Just in case residents were having too much legal fun, legislators in the states of Missouri and Kansas are pushing to ban the synthetic marijuana substitute, K2.
Produced in Korea and China, the K2 is created from a blend of spices and herbs and sprayed with a synthetic compound chemically similar to THC — thus creating a “high” similar to the effects of marijuana. While it has been banned in much of Europe, it can legally be purchased in the United States, including at many of the smoke shops in Joplin.
While I haven’t experienced the synthetic high myself, I’ve witnessed its effects on friends, coworkers and customers smoking the drug. Basically, the high generated by K2 is almost the same as the high generated by smoking marijuana; only shorter.
However, users should be wary of the synthetic weed. The chemicals used to create the THC-like effect were created by organic chemistry professor at Clemson University, Dr. John Huffman. Huffman created the chemical while researching the effects of cannabinoids on the brain.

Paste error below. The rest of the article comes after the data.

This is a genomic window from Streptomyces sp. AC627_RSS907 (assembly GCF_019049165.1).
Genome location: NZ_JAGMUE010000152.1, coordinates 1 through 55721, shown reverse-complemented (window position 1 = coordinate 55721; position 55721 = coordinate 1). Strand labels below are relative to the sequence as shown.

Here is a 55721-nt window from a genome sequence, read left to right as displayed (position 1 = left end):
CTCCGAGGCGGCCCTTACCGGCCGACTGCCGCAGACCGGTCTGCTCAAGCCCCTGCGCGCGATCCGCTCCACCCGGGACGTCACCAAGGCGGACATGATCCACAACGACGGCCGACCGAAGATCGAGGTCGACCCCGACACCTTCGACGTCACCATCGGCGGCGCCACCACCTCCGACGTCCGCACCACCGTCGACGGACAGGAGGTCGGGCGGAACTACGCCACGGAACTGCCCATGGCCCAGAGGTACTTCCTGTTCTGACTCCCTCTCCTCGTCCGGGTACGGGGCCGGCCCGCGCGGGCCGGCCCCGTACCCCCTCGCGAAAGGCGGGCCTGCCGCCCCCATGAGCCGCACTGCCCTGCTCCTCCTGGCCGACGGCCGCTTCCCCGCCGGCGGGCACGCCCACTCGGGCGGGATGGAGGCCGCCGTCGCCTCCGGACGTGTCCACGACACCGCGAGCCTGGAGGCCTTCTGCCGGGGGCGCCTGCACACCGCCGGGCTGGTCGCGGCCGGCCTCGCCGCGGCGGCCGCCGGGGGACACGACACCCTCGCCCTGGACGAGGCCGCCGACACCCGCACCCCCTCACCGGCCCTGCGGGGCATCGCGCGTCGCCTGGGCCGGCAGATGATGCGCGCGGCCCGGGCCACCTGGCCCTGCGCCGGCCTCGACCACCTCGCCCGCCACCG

Lawmakers in Missouri and Kansas are claiming to be concerned about the possible health risks of K2. But rather than calling for further research or regulation, legislators are swiftly moving to ban the substance.
It’s an example of the all-too common knee jerk reaction politicians have to substances they don’t understand or can‘t control. While morphine, Ritalin and a plethora of prescription drugs pose a much greater threat to individuals, it’s the marijuana-mimicking, munchies inducing chemical-herb blend that is becoming the target of states.